High Performance Teams

Eric Arling | Integrity Express Logistics

Earlier this year, we had one of our larger shipper customers visit our headquarters for an account review that concluded as most of these meetings do, with a dinner. We covered the usual array of topics from which facility had the longest loading times, to our carrier selection process and ability to retain carriers for their lanes. We then got into the real reason for the meeting and one of the more prevalent challenges we all face; how to increase freight visibility by the implementation of freight tracking technology.

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Like most large shippers, they are pushing for more of our hired carriers to use their supply chain tracking software of choice. It quickly became clear that the implementation of this technology is not possible without the ability of our team to make it a reality. A 20-year veteran of the shipping industry says this about the qualities he looks for when composing a team, “What I look for when adding to our high performance team are individuals who demonstrate the same qualities and core values as we have used to build our company over the 32 years we have been in business. Both internally and externally having the ability to build trust and confidence is key to success and is probably the most important trait we are looking for in a team member. The customer must trust and believe in you in order to have a fruitful partnership.”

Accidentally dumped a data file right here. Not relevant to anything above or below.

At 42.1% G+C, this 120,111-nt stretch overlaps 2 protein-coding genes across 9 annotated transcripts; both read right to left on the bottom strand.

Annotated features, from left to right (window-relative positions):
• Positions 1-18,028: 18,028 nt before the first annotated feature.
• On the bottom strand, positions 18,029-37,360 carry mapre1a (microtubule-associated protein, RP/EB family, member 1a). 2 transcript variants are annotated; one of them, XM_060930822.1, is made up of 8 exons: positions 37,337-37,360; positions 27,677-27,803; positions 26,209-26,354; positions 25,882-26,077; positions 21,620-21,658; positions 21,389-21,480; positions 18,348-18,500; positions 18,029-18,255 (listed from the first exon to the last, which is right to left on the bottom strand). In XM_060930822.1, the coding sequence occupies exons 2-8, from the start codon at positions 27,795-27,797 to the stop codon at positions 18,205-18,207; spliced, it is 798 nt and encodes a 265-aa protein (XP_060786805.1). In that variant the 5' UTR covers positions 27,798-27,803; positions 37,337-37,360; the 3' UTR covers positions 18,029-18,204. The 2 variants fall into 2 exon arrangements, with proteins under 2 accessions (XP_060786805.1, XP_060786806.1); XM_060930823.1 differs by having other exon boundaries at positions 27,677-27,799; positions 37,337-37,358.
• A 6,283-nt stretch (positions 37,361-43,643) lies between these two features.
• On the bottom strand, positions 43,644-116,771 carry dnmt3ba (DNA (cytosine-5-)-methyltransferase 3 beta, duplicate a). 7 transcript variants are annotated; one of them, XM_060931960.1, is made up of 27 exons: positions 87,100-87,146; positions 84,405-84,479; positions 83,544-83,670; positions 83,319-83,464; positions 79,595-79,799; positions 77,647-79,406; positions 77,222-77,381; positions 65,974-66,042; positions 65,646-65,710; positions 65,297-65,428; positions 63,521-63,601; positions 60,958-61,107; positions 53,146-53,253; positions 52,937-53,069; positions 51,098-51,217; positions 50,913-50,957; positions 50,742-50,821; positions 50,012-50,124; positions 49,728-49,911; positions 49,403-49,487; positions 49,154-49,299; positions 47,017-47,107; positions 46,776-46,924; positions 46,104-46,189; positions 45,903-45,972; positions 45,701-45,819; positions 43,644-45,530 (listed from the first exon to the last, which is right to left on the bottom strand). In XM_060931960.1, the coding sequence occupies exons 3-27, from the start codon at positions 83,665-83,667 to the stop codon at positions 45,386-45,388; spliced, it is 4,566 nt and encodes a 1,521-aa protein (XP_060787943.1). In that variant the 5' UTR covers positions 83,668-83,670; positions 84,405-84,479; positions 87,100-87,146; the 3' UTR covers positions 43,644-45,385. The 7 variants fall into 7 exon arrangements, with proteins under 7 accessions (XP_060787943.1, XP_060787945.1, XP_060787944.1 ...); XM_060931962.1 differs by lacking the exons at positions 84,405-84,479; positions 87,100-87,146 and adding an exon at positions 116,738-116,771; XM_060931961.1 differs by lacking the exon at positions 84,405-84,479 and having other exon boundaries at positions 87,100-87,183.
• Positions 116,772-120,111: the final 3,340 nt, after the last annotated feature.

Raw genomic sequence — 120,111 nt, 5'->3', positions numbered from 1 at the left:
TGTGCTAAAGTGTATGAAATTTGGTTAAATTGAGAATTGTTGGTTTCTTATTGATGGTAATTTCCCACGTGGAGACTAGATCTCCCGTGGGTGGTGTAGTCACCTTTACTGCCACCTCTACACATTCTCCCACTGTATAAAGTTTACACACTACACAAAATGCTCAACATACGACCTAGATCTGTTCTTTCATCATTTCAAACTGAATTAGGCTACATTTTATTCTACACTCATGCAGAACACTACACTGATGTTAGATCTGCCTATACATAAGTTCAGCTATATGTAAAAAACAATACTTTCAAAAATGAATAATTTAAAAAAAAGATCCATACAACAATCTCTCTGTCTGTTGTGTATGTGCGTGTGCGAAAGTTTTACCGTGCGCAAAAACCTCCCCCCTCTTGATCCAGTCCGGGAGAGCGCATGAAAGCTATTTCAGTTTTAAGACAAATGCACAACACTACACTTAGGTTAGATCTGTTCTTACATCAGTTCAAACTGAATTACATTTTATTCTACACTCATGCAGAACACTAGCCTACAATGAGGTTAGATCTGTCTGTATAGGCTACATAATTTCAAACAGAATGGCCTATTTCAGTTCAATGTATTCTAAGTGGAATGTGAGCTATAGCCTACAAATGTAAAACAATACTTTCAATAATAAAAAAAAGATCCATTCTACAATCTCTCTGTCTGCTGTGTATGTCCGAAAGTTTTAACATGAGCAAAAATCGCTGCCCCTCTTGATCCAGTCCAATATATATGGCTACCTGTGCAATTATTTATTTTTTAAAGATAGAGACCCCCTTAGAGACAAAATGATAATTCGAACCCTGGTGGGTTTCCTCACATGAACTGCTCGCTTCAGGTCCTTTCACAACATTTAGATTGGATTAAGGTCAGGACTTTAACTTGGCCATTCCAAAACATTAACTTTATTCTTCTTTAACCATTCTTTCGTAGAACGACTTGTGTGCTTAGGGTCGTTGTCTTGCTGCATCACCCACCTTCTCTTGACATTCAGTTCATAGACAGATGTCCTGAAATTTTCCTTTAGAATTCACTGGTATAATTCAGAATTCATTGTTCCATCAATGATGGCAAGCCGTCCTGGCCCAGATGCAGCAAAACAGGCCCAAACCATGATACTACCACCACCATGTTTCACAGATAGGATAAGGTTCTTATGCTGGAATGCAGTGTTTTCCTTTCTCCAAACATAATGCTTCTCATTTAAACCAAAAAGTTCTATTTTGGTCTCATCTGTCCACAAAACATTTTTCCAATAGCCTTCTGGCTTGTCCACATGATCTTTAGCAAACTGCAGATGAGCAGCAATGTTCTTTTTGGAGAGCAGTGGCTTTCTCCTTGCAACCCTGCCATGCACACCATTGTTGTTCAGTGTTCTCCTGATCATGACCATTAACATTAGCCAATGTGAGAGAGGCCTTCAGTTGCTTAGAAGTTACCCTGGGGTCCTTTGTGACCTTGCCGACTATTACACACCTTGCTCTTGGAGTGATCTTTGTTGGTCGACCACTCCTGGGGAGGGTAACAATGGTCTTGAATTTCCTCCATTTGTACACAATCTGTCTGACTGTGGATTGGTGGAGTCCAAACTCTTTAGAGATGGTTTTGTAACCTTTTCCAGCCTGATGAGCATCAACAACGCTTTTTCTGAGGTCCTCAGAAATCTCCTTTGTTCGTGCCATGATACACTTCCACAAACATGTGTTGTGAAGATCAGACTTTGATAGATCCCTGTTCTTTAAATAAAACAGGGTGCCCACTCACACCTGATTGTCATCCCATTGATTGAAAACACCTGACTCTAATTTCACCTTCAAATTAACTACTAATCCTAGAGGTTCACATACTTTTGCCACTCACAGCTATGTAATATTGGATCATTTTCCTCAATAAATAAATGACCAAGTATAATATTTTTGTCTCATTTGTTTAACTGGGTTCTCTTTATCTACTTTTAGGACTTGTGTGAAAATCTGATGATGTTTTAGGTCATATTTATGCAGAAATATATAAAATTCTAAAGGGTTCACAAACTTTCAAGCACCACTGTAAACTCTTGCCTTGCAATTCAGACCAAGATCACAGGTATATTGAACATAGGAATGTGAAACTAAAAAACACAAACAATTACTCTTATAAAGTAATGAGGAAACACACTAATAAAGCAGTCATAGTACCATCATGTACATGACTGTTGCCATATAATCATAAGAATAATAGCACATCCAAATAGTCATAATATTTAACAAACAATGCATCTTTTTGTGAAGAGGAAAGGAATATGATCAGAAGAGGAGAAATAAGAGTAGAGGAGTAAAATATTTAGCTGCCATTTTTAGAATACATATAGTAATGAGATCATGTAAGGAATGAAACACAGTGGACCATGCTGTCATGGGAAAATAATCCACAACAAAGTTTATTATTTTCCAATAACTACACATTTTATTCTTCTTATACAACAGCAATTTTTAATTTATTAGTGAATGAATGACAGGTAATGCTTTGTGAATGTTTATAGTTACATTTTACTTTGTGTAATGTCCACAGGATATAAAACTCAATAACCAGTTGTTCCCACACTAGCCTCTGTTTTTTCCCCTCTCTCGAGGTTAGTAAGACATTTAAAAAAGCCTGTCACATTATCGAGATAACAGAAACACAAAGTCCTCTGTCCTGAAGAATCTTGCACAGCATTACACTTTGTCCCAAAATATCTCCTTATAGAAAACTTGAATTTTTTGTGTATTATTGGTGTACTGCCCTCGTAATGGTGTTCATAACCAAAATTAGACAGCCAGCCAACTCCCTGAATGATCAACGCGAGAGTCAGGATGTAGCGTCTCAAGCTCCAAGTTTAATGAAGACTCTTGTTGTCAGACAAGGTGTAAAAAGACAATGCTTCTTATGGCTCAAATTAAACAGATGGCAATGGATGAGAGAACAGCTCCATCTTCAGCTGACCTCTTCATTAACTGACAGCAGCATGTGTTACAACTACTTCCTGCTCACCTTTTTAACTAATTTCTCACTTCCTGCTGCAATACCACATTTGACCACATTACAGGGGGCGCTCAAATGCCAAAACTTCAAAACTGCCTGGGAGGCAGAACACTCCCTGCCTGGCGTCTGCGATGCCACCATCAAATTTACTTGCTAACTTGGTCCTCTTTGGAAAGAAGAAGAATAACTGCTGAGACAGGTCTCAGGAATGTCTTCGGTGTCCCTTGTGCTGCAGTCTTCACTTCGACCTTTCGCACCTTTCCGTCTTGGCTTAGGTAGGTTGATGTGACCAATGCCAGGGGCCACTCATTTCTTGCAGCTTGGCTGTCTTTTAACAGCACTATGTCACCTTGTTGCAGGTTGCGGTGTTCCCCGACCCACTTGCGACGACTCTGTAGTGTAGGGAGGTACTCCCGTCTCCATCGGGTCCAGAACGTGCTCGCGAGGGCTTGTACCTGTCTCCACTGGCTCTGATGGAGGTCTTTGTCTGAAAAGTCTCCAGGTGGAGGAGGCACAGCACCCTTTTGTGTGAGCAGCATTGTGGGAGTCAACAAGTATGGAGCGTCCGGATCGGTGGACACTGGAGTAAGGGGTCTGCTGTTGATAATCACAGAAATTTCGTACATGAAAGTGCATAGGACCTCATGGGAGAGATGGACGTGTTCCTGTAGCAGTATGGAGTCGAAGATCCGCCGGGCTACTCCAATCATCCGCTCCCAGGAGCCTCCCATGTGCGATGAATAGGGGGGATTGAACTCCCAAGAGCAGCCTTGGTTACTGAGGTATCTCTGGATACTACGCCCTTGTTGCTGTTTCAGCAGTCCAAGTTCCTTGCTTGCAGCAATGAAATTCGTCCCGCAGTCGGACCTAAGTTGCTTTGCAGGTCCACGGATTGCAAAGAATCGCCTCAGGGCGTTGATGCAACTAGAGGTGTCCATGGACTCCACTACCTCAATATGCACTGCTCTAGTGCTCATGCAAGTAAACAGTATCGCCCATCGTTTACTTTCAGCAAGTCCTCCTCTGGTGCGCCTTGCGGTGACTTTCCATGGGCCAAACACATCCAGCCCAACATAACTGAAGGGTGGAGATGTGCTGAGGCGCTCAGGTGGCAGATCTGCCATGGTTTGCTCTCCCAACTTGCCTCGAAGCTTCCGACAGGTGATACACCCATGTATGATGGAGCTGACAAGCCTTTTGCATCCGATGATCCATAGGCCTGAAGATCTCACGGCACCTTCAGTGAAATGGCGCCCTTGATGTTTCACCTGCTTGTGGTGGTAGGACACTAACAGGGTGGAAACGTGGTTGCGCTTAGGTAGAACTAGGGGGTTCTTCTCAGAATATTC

With technology at the forefront of nearly every conversation surrounding the 3PL industry, it tends to come at the expense of other critical areas required to be successful in today’s environment.

Before technology took center stage, the key point of differentiation 3PL’s had to offer was the internal strength of the teams it created to meet its shipper’s needs. As speakers pointed out during various presentations at the TIA Capital Ideas Conference in April, the need for high performance teams is in greater demand than ever.

The creation and development of high-performance teams in our industry is critical due to the unique challenges we all face daily. Teams must be able to adapt to regulatory changes, market fluctuations, implementation of new technologies, and weather events all within a very short period. Unless a team is well constructed and properly equipped, the fast pace and time-sensitive nature of transportation can eat it alive. Factor in growing customer demand for value-added service and around the clock access, a team must be able to problem solve all while maintaining a high standard of customer service.